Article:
In the city and after cold starts, the mileage is poor with automatic, but that changes on the highways when the gearbox oil warmed up and the torque converter is locked. Then the 204HP engine revs lower than the 163HP and the mileage is close to or better than the 163HP engine. Actually I was worried about the "automatic overhead" when I bought the car, but I drive more than 95% Autobahn, long distance. That gives me a combined mileage close to the highway mileage. In the European EPA counterpart NEFZ, the 163 manual is 20% better than the 204 automatic, which is still 20% better than the 163 automatic. On the highway, 163 manual and 204 automatic are very, very close.

For the city traffic, we use my wife's small LPG car (LPG is 50% cheaper than regular gas in Germany). The "big vessel" is for the long distances (50mls or more), and there the automatic doesn't matter much.
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Old 01-09-2013, 04:11 PM   #4 (permalink)
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Impressive milage in the C5. I bet you can run tire pressure higher with no discomfort. Can you lower the ridehight with the hydraulic system. I my old Citroen ID 19 I could do that. Think I had ride hights to choose from, and to for repair work (fully down and fully up)

I run my tires at 2,9 bar in all four, even factory sepcs are only 2,2 bar.

Im shure you can do some subtle areomods to the front to get even better milage on the C5.
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Old 01-09-2013, 04:16 PM   #5 (permalink)
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Grill Blocker

PS:
All new Citroen cars come with a partial grill blocker for winter from factory.
Other standard fuel saving measures:
- Electric power steering
- Electric AC compressor with variable compression rate
- Low friction Oil & Tires

Gas costs about 8-9$ per gallon in Germany, Diesel 50 cents less, so you can believe me: Car manufacturers do care about fuel economy, otherwise their products are unsellable.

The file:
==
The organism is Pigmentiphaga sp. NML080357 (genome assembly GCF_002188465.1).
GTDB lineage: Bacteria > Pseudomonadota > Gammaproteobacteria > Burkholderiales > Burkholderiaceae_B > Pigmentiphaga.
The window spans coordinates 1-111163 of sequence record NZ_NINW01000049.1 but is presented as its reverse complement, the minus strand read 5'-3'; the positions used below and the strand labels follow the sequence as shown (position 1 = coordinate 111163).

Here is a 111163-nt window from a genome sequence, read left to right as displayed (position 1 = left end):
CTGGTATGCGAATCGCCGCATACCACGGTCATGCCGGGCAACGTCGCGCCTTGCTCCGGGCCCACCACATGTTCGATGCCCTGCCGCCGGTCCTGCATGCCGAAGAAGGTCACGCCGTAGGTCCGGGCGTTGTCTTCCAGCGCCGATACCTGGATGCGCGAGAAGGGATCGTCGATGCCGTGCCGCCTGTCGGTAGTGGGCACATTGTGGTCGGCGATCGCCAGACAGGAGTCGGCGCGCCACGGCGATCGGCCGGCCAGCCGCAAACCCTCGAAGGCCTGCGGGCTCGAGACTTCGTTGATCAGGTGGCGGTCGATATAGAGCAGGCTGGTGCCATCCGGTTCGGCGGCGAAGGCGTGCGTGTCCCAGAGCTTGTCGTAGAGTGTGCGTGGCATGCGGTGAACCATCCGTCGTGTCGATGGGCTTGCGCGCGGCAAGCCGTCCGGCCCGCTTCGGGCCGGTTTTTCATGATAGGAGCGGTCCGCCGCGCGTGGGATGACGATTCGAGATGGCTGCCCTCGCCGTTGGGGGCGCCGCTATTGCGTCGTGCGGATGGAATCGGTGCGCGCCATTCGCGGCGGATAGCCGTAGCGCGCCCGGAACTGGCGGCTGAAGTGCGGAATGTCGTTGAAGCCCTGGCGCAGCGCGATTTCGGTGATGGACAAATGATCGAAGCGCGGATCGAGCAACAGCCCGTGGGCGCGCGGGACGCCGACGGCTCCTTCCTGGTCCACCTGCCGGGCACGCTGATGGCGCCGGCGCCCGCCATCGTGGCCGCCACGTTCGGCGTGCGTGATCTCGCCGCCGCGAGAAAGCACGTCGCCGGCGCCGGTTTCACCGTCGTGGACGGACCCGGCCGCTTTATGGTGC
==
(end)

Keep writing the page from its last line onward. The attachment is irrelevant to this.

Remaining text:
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Old 01-09-2013, 04:27 PM   #6 (permalink)
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Quote:
Originally Posted by Jyden View Post
Impressive milage in the C5. I bet you can run tire pressure higher with no discomfort. Can you lower the ridehight with the hydraulic system. I my old Citroen ID 19 I could do that. Think I had ride hights to choose from, and to for repair work (fully down and fully up)

I run my tires at 2,9 bar in all four, even factory sepcs are only 2,2 bar.

Im shure you can do some subtle areomods to the front to get even better milage on the C5.
As I told before, aeromods are illegal in Germany.

I run the tires with the pressure recommended for high loads (2.8 bar). I tested more but that gets really bumpy.

In the old Citroens (an old DS is my dream... *sigh*) you were able to manually control the height. But on the new models, the ride height lowers automatically at about 65mph by about .5-1 inch and pumps up the car on bumpy grounds by 1-2 inches. The french engineers were smart enough to make this automatic. Manual height adjustment works at low speeds only (0-25mph), beyond this speed the electronic takes over.
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Old 01-09-2013, 09:29 PM   #7 (permalink)
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Slightly narrower tyres can improve the mileage, altough it leads to some worse braking performance.

Quote:
Originally Posted by Fklein64 View Post
As I told before, aeromods are illegal in Germany.
Even spoilers, sideskirts and ailerons? Ironically, one of the most praised aerodynamics specialist was Prof. Wunibald Kamm, a German national...
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Old 01-09-2013, 11:15 PM   #8 (permalink)
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Quote:
Originally Posted by Fklein64 View Post
I quickly entered the top of the list on the German Fuel Economy web site spritmonitor.de
Congratulations on that! It's fun sometimes to read the disbelieving owners of the same car.

Your usage is actually very friendly to fuel economy, as you've pointed out. The long average trip length means the car warms up and stays at peak operating temperature much more than typical sub/urban drivers with short trips.
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Old 01-10-2013, 04:48 AM   #9 (permalink)
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Quote:
Originally Posted by cRiPpLe_rOoStEr View Post
Slightly narrower tyres can improve the mileage, altough it leads to some worse braking performance.



Even spoilers, sideskirts and ailerons? Ironically, one of the most praised aerodynamics specialist was Prof. Wunibald Kamm, a German national...
If you change anything, spoilers, body kits, wheels, lights, air filters or whatever, the part needs a test certificate to be used with that car.
Commercial spoilers or body kits or alloy wheels come with such a certificate (called ABE). Those are common in the custom car community but not designed for economy.
Home projects are more complicated: You have to show up with your car at a local technical specialist and ask for an expert testimony. Then you have to visit your local registration and add the change to your car's papers. This is more expensive than any savings you might have. (at least several hundred Euros). And many mods will not pass the strict rules at all.